Microbiology Laboratory


Written by MicroDok

AIM: To identify Candida albicans from fungal cultures as an aid in the diagnosis of Candidiasis.

MATERIAL/APPARATUS: Fungal culture, glass slide, cover slip, microscope, lactophenol cotton blue, Bunsen burner, inoculating loop, water bath or incubator, micro – pipette, test tube, test tube rack, horse serum or human serum, Pasteur pipette.


  1. Using a micro – pipette, pipette or transfer 0.5 ml (500 µl) of human/horse serum into a sterile test tube.
  2. Inoculate a portion of the fungal culture into the serum in the test tube using a sterile inoculating loop.
  3. Place the test tube containing both the fungal culture and the serum in a water bath or incubator at 35 – 37oC for about 2 – 3 hours.
  4. Transfer a drop of the serum – fungal culture to a glass slide using a Pasteur’s pipette.
  5. Cover the preparation with a cover slip.
  6. Examine the prepared slide under the microscope using the ×10 and ×40 objective lens. Make sure that the condenser iris of the microscope is sufficiently closed in order to get a good contrast. A drop of lactophenol cotton blue stain can also be added to the preparation if desired in order to stain the yeast cells for a proper/clear view.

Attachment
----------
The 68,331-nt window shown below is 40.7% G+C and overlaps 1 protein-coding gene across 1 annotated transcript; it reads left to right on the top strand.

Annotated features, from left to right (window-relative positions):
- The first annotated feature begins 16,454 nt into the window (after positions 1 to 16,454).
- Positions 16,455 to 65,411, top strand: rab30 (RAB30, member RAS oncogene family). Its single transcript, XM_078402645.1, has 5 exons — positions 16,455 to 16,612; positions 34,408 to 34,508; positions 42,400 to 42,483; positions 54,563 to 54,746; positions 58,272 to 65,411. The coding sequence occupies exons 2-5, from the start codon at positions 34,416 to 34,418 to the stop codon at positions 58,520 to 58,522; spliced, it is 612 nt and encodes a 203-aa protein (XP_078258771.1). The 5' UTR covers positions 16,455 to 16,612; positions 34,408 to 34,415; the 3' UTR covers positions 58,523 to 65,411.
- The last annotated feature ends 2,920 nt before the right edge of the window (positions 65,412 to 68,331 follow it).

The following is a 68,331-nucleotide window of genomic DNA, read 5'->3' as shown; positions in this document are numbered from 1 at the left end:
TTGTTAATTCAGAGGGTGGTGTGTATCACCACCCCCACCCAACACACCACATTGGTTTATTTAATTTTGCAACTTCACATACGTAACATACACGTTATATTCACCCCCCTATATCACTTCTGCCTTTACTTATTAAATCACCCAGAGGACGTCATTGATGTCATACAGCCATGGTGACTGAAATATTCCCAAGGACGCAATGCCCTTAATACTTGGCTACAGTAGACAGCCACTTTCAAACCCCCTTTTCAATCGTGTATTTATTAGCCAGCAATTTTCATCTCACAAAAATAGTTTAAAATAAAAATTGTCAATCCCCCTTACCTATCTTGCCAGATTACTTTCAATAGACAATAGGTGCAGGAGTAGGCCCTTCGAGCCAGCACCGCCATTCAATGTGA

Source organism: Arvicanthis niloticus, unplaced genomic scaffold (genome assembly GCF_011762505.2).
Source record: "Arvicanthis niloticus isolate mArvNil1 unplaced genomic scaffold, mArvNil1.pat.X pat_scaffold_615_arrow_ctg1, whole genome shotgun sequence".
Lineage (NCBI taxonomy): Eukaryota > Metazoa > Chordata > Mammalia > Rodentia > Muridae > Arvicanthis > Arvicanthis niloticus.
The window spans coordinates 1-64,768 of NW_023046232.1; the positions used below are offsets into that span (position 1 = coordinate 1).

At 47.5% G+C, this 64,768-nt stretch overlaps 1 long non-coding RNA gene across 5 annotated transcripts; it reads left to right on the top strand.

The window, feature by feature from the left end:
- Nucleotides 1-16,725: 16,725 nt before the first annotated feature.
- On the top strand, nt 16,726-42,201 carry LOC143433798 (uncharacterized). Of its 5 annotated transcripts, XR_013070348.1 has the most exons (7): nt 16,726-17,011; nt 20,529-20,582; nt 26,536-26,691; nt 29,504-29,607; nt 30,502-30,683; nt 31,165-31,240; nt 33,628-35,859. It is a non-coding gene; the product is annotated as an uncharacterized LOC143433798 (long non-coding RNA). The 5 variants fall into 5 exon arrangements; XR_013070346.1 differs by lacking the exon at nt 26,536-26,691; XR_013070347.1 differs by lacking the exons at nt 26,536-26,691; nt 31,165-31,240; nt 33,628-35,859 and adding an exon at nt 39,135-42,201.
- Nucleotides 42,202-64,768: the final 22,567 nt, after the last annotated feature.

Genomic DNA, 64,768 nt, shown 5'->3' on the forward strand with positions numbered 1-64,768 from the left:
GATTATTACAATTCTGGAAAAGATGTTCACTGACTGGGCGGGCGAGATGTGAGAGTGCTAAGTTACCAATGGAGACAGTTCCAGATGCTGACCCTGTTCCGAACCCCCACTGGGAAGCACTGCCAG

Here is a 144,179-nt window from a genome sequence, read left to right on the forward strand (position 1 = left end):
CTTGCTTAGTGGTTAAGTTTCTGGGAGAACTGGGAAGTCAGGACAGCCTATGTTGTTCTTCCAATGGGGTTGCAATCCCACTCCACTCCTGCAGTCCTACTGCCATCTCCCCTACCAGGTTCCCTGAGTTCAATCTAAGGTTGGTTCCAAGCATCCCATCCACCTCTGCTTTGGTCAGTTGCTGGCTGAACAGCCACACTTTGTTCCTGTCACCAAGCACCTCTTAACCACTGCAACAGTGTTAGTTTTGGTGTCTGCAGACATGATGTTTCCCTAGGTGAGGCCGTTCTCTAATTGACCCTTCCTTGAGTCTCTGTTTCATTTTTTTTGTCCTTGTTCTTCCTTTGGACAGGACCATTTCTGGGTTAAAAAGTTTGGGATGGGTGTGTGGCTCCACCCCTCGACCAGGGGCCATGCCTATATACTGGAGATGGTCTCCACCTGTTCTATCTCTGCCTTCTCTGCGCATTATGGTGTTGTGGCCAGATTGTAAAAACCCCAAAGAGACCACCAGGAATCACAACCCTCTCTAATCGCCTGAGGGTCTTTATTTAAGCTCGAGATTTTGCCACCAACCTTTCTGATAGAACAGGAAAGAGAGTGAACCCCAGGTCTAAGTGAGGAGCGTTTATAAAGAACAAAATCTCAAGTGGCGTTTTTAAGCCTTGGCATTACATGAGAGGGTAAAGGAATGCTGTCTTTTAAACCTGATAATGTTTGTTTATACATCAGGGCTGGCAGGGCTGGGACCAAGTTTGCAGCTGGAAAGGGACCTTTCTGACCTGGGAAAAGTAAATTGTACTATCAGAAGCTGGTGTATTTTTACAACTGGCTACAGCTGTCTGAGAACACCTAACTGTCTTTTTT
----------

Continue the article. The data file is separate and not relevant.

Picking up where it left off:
Look out for germ tubes i.e. sprouting/growing yeast cells that have tube – like outgrowth. If found, report the culture as: Candida albicans isolated.   But if these sprouting yeast cells are not seen, report the culture as: yeast other than C. albicans isolated.

NOTE: Only C. albicans and C. dubliniensis (a rarer oral pathogen) can produce germ tubes under the above described conditions. Other species of the genius Candida are germ tube negative under the above conditions, and thus require further tests to identify them.

Candida albicans is yeast which falls under the genus of fungi known as Candida. Several species of Candida are capable of causing candidiasis in humans. Candida species are members of the normal flora of the skin, mucous membranes, and gastrointestinal tract of humans. The indiscriminate administration of antibiotics in humans can further increase the amount of Candida in our intestinal tract, and they can enter the circulation by crossing intestinal mucosa, and become systemic. Candida vaginitis is a common infection experienced by women during pregnancy. Candida infections are opportunistic mycoses, occurring in debilitated people i.e. persons whose immune systems are weak or compromised as a result of a prior infection or something else like stress. Candida infections of the mouth and oesophagus are most common in people who have HIV infections.  The infection can be treated by the administration of antifungal drugs like amphotericin B, nystatin or fluconazole. Avoiding disturbance to the normal balance of microbial flora and host defenses of the body is the most important preventive measure for candidiasis.

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